Louisiana needs a new state law to ensure that public school teachers undergo thorough criminal background checks, the president of the state Board of Elementary and Secondary Education said.
Others said while the conversation is worth having, there are ample checks in place now to keep teachers who have run afoul of the law out of both traditional and public charter schools.
Gary Jones, president of BESE, raised the issue during a committee meeting Tuesday when teachers who have lost their certification ask the state to have them returned. Certified teachers have to earn a college degree, finish with at least a 2.5 grade-point-average and pass a national teacher exam.
Teachers at traditional public schools, unlike charters, are required to be certified.
Under questioning by Jones, one teacher said she was in her second year at a charter school before she was asked about a drug-related conviction from years earlier.
"That is just the problem I have," he said.
In an interview after the meeting, Jones said he is concerned that a teacher who loses his or her certification in a traditional public school, usually for breaking the law, can then get hired at a charter school "without anything happening."
Jones said while background checks are required, there is no penalty for not doing so.
One option, he said, would be to have a registry of teachers who have lost their certification.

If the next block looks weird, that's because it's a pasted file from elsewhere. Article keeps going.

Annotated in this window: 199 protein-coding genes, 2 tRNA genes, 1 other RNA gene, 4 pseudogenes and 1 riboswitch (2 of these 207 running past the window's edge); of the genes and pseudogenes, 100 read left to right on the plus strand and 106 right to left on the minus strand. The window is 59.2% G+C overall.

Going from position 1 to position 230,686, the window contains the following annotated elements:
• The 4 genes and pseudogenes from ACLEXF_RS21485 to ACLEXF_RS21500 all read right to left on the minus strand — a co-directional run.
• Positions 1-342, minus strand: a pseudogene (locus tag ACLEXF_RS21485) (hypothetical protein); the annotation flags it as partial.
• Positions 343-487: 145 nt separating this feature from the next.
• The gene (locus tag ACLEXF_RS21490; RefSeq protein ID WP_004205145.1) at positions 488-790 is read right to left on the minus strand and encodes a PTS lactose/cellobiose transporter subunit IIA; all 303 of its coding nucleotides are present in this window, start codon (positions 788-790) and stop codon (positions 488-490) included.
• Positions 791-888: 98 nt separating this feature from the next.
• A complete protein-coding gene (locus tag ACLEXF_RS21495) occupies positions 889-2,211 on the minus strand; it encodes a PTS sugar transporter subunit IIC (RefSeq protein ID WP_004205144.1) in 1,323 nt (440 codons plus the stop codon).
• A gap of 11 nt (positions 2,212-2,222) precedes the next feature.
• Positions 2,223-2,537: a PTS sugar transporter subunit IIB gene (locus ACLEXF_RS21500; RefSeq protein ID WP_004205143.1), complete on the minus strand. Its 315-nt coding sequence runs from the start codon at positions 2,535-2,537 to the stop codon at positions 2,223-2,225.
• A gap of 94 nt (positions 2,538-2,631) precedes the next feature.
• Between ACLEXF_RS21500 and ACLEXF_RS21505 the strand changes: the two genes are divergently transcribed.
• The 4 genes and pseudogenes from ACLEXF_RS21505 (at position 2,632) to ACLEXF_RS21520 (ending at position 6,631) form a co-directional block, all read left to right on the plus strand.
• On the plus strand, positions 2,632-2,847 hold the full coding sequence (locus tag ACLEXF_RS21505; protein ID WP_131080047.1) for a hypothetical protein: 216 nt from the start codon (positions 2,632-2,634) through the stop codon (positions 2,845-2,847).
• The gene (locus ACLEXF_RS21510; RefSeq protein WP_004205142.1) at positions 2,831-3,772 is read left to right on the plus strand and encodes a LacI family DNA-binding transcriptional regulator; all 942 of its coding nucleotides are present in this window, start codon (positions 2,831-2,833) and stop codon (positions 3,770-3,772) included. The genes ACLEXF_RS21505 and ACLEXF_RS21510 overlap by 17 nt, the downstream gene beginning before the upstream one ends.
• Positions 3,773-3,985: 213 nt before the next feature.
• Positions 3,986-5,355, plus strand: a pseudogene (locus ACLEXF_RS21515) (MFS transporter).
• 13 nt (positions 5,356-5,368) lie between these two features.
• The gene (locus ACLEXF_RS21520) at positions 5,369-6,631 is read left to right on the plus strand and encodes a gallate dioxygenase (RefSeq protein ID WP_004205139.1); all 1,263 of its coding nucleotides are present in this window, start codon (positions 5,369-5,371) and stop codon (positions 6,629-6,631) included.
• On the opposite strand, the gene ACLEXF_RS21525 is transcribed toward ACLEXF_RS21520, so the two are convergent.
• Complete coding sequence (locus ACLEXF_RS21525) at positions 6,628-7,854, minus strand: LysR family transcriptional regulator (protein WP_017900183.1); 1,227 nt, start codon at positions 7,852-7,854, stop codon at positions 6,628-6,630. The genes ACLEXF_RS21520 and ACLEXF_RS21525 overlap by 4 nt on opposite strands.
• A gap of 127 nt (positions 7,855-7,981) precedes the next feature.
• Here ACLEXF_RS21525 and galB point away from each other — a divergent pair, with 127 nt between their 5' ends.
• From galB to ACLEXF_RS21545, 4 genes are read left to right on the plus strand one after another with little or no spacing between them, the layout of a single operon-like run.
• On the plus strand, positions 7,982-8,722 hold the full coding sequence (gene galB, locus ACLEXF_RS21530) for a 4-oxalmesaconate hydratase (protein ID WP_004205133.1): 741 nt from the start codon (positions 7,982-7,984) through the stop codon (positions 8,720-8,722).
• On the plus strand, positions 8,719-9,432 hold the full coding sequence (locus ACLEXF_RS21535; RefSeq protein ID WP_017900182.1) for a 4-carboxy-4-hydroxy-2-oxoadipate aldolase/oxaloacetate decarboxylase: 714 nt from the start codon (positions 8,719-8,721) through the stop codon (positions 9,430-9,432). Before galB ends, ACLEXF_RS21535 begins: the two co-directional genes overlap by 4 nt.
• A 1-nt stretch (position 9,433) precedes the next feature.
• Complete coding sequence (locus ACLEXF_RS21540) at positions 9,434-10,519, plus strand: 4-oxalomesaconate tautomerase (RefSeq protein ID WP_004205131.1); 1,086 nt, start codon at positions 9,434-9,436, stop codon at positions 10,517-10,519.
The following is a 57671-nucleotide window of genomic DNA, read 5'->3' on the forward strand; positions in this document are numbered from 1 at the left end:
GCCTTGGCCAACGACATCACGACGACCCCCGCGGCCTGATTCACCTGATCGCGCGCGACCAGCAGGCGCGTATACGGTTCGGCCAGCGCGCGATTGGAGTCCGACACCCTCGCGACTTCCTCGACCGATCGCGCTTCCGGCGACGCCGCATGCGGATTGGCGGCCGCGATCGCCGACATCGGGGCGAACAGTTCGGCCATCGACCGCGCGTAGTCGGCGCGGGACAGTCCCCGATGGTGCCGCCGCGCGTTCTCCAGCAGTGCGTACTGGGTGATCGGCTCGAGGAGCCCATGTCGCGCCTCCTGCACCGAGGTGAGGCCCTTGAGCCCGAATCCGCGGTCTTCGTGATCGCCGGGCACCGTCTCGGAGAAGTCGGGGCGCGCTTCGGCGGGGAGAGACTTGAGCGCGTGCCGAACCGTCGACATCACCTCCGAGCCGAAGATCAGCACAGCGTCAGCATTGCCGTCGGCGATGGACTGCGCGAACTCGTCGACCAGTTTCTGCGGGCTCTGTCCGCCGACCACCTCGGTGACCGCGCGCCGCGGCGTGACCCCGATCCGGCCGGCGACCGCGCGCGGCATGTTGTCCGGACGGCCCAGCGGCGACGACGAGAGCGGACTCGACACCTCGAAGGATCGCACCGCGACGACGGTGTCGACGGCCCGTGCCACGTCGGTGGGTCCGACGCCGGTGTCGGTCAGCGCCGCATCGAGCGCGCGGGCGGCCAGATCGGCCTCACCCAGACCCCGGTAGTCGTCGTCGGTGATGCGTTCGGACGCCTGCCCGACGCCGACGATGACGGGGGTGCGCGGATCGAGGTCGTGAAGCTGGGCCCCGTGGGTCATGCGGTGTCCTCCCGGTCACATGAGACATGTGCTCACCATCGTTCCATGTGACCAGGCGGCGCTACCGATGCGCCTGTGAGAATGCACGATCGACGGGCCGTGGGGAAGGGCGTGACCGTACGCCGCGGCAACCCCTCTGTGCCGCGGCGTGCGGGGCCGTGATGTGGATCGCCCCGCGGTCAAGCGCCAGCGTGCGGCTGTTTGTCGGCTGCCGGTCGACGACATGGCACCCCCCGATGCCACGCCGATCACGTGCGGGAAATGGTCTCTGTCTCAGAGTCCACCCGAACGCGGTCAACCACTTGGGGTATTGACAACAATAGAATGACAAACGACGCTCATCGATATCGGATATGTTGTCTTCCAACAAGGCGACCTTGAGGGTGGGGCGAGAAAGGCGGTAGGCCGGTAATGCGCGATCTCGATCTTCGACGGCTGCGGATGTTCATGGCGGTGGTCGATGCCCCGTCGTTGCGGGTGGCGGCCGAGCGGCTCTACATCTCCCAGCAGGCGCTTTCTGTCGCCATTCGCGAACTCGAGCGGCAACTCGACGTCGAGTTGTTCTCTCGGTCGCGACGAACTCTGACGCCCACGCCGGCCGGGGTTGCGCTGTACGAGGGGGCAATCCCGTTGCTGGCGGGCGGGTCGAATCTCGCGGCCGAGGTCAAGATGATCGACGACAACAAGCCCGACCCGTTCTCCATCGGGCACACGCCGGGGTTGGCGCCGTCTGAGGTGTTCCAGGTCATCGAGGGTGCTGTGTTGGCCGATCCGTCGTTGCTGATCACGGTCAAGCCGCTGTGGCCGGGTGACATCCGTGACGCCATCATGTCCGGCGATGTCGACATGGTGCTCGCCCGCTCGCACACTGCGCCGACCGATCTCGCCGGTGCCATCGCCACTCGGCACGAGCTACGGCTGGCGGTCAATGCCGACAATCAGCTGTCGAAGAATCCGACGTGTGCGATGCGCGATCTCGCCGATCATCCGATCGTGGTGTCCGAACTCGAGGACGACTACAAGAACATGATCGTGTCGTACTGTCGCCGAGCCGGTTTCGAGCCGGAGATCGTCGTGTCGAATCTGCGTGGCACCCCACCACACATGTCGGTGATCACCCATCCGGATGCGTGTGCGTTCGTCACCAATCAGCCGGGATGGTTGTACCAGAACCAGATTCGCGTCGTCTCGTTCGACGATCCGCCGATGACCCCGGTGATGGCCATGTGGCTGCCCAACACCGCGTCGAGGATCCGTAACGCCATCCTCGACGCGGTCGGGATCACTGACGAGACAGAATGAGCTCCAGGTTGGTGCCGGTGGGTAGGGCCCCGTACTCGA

"That is the piece that is missing from the law," said Jones, a former superintendent and teacher who lives in Alexandria.
In another case, he said, a teacher/coach at a traditional public school had been there for three or four years before it was discovered that he had lost his teaching license a decade earlier.
"The question I have is how many of those do we not even know about," Jones said.
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Prospective teachers have to undergo criminal background checks before they are hired.
Applicants who have been convicted of a wide range of felonies, including crimes against children and violent offenses, cannot be hired by traditional or public charter schools.
In addition, BESE sets a higher bar for teachers to clear a criminal background check to be certified.
That means a teacher applicant could have a criminal violation on their record that would allow them to pass the state's background check for employment but not be eligible for certification.
The two standards may be part of the problem, officials said, and finding a way to have them dovetail more may be worth pursuing.
Jones is having talks with officials of the state Department of Education on the issue.
The state has about 700,000 public school students.
Charter schools are public schools run by nongovernmental boards and without many of the rules required in traditional public schools.
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About 80,000 students attend Louisiana's 145 charter schools.
Caroline Roemer, executive director of the Louisiana Association of Public Charter Schools, said she would welcome talks on the issue.
"I would say that, first, no, charter schools are not full of felons," Roemer said. "And just like traditional public schools we follow the law regarding criminal background checks.
"If we don't think the current laws are working for public schools we will be the first ones at the table to work with Mr. Jones, BESE and everybody else to figure out is there a problem and how can we best resolve it as quickly as possible," Roemer said.
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She said a majority of charter school teachers are certified.
Debbie Meaux, president of the Louisiana Association of Educators and Cynthia Posey, legislative and political director for the Louisiana Federation of Teachers, said the issue points up the need to treat traditional and charter schools the same.